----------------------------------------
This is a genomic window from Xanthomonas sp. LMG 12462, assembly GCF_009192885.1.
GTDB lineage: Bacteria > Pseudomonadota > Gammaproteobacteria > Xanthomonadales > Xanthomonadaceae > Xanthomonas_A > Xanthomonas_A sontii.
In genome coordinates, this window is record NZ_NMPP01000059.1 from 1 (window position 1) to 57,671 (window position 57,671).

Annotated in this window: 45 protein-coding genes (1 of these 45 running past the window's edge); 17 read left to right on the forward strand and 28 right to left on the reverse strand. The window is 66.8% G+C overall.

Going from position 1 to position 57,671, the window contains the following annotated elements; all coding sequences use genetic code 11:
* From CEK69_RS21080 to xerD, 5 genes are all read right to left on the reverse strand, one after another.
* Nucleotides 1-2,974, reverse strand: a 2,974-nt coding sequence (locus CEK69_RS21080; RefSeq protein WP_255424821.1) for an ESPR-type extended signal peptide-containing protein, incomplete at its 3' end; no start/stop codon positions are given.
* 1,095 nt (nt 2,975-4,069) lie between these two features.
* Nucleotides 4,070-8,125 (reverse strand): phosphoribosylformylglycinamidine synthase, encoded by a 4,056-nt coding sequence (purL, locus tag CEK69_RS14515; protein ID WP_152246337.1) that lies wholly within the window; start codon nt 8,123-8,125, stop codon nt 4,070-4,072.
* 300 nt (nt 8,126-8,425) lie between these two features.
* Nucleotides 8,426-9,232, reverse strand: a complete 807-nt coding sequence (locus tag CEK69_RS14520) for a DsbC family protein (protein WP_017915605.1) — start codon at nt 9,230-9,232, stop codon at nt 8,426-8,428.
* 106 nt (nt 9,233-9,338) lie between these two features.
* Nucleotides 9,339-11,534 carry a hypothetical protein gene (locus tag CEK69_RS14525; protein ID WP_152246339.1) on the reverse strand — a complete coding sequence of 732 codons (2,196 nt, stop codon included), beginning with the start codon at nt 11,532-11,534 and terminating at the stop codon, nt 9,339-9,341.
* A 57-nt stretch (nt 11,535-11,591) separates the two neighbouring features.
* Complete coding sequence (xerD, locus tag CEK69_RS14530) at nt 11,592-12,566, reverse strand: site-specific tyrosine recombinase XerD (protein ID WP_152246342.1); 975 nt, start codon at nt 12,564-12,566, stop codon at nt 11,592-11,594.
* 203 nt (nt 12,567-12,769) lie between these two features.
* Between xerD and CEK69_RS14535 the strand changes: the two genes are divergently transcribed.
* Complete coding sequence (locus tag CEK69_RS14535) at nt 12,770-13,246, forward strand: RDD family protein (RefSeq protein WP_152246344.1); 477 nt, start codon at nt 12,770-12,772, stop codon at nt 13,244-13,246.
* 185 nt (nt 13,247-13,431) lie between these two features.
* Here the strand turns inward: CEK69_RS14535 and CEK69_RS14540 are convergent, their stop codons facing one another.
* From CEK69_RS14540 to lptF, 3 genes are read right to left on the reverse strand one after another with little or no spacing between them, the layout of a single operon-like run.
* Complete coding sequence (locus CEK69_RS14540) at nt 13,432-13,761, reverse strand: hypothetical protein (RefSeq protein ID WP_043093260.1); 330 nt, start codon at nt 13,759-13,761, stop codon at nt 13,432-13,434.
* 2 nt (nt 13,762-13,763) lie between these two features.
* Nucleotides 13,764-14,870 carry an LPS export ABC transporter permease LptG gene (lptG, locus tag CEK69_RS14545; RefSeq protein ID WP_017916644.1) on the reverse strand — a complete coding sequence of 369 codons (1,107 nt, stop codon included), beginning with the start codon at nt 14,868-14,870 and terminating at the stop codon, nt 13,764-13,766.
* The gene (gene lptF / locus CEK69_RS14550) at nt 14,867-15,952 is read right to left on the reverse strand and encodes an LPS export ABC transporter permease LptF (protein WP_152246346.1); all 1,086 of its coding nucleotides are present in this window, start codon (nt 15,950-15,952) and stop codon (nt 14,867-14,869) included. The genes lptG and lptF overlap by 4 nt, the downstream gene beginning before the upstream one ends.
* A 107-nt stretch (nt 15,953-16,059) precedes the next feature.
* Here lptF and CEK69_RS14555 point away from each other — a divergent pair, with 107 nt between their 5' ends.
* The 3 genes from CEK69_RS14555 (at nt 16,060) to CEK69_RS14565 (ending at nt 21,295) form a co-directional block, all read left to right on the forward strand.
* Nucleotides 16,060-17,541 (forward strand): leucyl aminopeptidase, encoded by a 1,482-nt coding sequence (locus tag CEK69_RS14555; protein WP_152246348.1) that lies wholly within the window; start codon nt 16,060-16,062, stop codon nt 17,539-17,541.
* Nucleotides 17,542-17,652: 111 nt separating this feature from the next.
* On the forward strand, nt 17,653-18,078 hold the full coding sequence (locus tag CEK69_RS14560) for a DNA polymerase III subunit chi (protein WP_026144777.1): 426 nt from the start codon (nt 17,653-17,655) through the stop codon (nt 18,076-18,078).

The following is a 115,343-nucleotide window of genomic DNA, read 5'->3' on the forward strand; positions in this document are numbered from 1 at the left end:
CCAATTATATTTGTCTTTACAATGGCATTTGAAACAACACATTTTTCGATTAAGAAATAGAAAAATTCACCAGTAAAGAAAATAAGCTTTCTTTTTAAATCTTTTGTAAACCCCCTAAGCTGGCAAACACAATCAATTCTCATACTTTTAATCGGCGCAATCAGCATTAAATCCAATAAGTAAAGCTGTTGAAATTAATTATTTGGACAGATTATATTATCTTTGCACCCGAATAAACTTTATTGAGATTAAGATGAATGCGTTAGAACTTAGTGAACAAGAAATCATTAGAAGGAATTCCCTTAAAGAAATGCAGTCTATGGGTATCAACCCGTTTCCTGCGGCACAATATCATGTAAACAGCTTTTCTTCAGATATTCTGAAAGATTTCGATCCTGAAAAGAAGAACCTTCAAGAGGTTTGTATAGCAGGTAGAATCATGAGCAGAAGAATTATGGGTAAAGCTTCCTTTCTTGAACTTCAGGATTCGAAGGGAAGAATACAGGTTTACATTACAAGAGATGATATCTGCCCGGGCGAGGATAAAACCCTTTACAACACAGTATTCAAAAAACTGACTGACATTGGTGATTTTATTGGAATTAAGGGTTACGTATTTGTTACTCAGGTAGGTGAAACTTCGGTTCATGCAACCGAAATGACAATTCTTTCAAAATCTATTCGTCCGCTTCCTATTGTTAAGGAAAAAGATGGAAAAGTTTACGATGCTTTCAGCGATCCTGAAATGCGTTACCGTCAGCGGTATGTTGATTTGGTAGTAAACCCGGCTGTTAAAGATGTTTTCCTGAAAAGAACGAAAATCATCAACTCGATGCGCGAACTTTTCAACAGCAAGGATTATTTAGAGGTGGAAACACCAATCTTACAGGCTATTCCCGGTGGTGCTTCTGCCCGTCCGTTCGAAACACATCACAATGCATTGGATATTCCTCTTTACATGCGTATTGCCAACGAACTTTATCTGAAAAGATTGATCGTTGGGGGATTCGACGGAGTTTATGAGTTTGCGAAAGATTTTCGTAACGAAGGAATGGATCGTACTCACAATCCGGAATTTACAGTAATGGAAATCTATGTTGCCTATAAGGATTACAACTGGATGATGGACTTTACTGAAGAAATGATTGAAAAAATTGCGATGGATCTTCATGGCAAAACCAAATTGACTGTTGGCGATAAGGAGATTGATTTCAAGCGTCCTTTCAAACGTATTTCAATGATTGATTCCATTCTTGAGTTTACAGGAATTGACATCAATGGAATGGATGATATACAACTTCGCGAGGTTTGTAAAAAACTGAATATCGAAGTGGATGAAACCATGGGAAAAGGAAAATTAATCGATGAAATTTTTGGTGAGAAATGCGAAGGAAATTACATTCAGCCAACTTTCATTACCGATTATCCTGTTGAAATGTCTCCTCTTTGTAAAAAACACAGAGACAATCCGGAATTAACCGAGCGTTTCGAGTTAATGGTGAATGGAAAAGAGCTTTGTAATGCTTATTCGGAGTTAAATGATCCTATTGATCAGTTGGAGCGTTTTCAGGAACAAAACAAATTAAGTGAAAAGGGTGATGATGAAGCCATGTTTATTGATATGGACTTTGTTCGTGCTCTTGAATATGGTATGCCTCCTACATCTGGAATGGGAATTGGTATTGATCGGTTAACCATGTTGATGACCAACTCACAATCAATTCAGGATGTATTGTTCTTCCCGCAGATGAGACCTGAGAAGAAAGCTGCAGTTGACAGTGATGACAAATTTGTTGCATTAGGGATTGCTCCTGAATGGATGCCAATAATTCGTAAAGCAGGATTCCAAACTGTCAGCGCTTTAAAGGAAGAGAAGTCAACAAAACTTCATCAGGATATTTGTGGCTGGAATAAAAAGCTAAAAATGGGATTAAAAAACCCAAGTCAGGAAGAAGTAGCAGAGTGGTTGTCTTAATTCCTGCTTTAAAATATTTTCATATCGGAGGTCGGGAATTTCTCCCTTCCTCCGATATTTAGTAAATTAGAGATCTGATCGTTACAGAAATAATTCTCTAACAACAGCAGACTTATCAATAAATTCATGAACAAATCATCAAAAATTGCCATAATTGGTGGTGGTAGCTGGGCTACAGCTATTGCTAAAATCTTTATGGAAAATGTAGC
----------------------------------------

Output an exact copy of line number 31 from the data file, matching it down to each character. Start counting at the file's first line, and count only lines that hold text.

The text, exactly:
* On the forward strand, nt 17,653-18,078 hold the full coding sequence (locus tag CEK69_RS14560) for a DNA polymerase III subunit chi (protein WP_026144777.1): 426 nt from the start codon (nt 17,653-17,655) through the stop codon (nt 18,076-18,078).